Branching Out: Fethon Miozzi, the Greek-Italian Pedagogue at the Vaganova Academy

More than 30 years ago, few foreign dancers, especially those from Europe, joined Russian (then “Soviet”) ballet companies. Yes, there was the rare Baryshnikov, who hailed from Riga, Latvia, but for the most part, Russian companies retained native Russian dancers or those from its provinces. Through a strange series of circumstances, Fethon Miozzi, who hails from Italy, completed his studies at the Vaganova Academy at a time when few foreigners did so. He then performed in Petersburg, and finally became a pedagogue at the Vaganova Academy where he has taught boy’s classes for the past 16 years. VaganovaToday sat down with him to trace his life story and hear about the transition from stage to teaching. To view the Russian version of this interview, please kick here.

I was born in Rome, Italy. My mother is Greek, my father is Italian. I never thought of becoming a ballet dancer. I didn’t even know what ballet was. My mother took ballet in her youth and my father has a completely different profession, he’s an economist from a completely different line of work.

My mother took me to the theatre often, we had a subscription to opera and ballet. But I still didn’t think about ballet until one day we were at the doctor, and he said “What a figure your son has, look at his long, slender legs, have you ever considered putting him in ballet classes?” My mother said no, but he said “try it, it’s helpful, good gymnastics for physical development.”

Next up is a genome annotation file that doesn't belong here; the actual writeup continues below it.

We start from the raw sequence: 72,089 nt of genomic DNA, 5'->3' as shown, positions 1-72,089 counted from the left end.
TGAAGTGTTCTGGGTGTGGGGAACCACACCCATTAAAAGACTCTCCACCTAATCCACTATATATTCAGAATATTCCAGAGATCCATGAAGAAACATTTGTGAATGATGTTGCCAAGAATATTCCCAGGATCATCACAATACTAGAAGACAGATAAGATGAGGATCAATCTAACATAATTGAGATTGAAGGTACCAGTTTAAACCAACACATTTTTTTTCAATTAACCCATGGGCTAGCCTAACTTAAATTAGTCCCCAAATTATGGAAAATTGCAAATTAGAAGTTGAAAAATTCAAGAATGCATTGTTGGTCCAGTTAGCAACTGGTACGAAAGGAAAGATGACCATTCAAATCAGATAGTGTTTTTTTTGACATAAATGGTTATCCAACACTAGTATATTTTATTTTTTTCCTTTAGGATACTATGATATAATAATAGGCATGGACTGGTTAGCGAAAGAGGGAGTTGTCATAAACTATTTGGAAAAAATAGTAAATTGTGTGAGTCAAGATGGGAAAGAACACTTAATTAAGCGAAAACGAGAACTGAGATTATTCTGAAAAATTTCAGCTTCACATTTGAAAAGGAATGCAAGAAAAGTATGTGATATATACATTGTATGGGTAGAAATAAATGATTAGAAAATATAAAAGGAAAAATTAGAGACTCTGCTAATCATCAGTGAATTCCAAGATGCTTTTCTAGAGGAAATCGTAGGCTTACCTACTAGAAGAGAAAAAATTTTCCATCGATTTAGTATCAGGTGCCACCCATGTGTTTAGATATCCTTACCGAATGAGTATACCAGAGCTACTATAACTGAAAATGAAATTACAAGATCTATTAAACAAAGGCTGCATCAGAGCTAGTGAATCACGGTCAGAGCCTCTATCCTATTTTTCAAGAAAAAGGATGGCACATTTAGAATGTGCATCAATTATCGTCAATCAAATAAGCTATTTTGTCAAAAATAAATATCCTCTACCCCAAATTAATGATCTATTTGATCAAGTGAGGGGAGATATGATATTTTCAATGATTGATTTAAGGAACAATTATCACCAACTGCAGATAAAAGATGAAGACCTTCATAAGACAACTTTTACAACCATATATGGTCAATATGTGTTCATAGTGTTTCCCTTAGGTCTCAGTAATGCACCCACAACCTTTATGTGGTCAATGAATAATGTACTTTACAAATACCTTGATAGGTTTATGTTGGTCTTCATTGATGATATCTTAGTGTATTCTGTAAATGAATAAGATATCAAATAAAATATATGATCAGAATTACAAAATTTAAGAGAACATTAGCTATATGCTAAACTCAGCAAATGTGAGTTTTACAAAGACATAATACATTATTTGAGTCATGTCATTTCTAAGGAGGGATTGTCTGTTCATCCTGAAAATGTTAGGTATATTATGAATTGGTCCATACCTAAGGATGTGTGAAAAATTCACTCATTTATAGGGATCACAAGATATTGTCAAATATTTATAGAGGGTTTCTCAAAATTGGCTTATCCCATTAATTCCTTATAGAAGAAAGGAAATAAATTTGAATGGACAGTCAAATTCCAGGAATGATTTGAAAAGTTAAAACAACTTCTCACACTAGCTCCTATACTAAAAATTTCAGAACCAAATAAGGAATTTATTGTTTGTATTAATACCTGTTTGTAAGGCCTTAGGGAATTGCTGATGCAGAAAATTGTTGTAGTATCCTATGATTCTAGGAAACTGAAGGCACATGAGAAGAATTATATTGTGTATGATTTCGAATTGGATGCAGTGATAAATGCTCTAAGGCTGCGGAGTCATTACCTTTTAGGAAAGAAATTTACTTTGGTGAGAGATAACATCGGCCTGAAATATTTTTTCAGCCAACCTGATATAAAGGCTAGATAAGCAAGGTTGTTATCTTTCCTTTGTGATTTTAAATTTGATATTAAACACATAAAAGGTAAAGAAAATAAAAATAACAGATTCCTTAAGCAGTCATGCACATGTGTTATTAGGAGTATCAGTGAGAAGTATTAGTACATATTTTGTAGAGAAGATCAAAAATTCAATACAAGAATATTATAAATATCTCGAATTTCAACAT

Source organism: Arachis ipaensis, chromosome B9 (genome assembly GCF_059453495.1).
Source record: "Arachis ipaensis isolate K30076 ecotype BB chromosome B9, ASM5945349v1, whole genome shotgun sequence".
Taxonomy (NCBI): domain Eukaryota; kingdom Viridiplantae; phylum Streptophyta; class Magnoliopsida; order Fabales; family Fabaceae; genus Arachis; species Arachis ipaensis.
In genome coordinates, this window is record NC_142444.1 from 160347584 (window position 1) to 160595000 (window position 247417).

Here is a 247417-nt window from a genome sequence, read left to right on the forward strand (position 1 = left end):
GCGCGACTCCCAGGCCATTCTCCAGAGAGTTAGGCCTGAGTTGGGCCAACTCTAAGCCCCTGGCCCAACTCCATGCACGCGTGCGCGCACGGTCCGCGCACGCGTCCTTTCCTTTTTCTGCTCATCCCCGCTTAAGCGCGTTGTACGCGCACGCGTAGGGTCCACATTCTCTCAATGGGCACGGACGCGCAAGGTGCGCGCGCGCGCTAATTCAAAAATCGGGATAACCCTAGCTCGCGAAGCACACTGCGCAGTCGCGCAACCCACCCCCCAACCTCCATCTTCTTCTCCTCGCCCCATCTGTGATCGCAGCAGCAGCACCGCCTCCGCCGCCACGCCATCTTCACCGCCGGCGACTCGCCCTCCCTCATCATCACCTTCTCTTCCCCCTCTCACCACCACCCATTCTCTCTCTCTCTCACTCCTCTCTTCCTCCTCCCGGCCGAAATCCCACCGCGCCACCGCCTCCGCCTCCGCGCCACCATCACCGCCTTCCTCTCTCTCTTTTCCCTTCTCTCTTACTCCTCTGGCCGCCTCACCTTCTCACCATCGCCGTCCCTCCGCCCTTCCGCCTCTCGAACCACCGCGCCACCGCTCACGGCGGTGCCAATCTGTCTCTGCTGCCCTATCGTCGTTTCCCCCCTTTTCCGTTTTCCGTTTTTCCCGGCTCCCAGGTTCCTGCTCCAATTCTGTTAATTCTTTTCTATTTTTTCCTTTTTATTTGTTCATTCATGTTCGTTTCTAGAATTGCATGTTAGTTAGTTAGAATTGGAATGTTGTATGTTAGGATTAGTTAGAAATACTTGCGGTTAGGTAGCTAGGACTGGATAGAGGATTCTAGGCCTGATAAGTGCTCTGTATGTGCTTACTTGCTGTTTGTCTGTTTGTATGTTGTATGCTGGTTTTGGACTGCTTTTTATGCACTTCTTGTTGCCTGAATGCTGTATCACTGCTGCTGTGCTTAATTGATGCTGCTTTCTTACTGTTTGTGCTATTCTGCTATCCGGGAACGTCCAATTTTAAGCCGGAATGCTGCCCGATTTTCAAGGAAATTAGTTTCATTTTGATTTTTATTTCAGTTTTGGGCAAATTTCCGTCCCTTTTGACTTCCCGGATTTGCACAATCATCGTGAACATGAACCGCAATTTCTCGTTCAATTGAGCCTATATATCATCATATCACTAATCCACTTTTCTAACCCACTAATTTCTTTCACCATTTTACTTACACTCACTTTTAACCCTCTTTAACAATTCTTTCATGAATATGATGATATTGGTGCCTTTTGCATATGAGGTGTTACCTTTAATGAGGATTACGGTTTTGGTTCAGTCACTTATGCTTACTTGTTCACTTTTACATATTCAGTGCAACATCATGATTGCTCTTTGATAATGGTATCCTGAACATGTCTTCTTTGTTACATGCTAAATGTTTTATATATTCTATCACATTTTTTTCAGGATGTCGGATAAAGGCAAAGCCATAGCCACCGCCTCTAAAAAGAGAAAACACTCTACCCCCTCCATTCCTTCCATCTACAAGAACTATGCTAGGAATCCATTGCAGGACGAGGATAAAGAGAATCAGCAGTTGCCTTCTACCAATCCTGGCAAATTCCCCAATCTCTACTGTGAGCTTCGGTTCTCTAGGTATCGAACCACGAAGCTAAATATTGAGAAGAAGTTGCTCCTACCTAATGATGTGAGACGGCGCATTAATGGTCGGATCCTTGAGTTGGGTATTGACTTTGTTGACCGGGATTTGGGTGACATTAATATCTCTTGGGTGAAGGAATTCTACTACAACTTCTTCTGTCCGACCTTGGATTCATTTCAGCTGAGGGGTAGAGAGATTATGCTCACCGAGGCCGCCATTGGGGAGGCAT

And since my mother worked full-time, the Ballet Academy was a convenient option, as it is here. We went there in the mornings and they could pick me up in the evening, and not worry about where to leave their child. So my mother said, “I’ll take you to the Ballet Academy in Rome” and I said “What’s that?” She said, “take the classes for a year, and if you don’t like them, you can leave.”

I was 10 years old at the time and I’d really wanted to become a obstetric gynecologist, I wanted to help women have children. But my mother took me to this place with barres on the walls and mirrors and I thought to myself “What’s the relationship between what I want to do and these barres and mirrors?” (laughs)

Some lady comes in and the commission looks at me and they lift my leg up and ask me to jump. And I think, “what is going on?” They accepted me immediately, since my traits were truly quite developed as I had been taking gymnastics, I had good flexibility.  But I showed up to the studio on the first day in tennis shoes. And some sort of uniform was required, the teacher said that I needed ballet shoes.

The first year I didn’t understand where I was. It was like a game. Then they started to say, “What a capable, talented artistic boy”. And naturally this intrigued me. Any child becomes interested in the activity when adults flatter them.

When I was in the 3rd year of ballet classes, they told me I needed to repeat that year, “No, he’s not trying,” they said. At the time I was also an actor in a movie being filmed in Italy and I was tired and had fallen behind in the ballet programme. They told me, “you know, you have this acting talent, why don’t you just become an actor?”